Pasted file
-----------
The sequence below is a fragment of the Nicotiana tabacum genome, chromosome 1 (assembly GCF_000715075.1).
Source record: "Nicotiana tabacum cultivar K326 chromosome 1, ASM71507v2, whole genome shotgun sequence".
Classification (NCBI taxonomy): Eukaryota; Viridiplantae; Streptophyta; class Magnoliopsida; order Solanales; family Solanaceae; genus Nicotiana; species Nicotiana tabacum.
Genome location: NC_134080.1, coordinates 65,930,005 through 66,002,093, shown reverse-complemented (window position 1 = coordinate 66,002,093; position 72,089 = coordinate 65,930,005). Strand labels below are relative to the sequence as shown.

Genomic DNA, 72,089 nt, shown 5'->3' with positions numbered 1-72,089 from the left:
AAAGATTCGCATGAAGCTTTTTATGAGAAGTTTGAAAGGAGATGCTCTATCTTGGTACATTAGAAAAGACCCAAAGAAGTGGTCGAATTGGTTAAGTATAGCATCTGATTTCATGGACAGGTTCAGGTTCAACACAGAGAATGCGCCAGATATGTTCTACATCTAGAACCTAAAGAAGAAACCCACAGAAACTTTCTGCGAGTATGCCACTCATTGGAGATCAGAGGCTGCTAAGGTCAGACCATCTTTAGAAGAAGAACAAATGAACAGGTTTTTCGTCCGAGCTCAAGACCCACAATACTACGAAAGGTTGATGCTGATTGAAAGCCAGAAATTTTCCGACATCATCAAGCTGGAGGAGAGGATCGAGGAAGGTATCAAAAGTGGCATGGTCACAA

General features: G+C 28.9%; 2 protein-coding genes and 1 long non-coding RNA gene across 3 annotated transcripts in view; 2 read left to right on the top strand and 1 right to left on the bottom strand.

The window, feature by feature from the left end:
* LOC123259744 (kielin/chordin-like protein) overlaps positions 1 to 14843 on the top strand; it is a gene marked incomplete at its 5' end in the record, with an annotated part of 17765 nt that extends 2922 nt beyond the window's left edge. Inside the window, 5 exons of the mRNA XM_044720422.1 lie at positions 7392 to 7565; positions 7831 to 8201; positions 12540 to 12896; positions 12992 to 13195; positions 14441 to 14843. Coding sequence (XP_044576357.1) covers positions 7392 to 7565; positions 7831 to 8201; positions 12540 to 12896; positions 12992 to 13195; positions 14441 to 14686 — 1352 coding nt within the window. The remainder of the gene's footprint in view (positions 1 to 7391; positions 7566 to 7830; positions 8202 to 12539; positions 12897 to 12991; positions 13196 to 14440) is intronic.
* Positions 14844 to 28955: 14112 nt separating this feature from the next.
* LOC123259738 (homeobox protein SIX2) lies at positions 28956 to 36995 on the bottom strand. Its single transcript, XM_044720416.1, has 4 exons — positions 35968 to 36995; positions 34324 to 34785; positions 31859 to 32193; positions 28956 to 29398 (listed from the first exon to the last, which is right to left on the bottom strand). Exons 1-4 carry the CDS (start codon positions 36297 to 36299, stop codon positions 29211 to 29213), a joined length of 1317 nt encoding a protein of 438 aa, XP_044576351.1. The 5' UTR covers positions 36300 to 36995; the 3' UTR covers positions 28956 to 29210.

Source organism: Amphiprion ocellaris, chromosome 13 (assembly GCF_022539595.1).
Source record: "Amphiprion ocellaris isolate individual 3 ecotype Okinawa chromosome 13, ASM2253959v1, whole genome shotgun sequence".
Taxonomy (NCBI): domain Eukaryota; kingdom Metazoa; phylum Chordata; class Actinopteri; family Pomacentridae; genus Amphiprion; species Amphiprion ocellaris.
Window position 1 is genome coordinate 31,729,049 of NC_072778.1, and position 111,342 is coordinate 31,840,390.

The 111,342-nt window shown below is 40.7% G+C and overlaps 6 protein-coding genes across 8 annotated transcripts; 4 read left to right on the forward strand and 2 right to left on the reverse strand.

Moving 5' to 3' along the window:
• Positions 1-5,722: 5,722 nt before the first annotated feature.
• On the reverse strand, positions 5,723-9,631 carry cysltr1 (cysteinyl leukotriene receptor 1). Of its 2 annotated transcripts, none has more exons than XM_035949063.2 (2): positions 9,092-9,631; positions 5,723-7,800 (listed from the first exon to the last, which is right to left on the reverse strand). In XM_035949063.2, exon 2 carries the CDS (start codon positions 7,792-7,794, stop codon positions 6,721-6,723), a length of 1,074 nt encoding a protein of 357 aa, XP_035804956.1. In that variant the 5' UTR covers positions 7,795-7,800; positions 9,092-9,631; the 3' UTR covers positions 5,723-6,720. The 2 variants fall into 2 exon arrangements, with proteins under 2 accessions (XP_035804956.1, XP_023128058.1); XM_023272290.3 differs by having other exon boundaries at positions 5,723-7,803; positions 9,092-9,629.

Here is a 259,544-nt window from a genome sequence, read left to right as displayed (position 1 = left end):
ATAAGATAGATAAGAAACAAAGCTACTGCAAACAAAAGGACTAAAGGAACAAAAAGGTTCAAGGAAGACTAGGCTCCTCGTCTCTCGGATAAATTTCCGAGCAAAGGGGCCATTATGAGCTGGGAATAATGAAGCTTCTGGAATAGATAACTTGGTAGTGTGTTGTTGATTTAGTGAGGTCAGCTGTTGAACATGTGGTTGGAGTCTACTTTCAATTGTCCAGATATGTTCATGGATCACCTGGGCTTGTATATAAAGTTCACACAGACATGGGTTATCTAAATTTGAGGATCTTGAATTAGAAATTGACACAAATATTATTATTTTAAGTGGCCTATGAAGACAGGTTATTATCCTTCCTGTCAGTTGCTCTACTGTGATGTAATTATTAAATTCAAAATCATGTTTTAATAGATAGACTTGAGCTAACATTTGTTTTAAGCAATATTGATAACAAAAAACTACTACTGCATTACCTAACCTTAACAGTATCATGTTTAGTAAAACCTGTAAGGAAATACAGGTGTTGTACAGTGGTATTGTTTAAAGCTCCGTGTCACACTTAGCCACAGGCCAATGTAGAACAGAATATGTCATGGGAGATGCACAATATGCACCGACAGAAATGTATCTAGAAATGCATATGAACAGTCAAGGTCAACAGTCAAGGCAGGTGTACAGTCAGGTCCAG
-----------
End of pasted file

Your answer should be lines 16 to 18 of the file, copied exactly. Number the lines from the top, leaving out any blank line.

The 111,342-nt window shown below is 40.7% G+C and overlaps 6 protein-coding genes across 8 annotated transcripts; 4 read left to right on the forward strand and 2 right to left on the reverse strand.

Moving 5' to 3' along the window:
• Positions 1-5,722: 5,722 nt before the first annotated feature.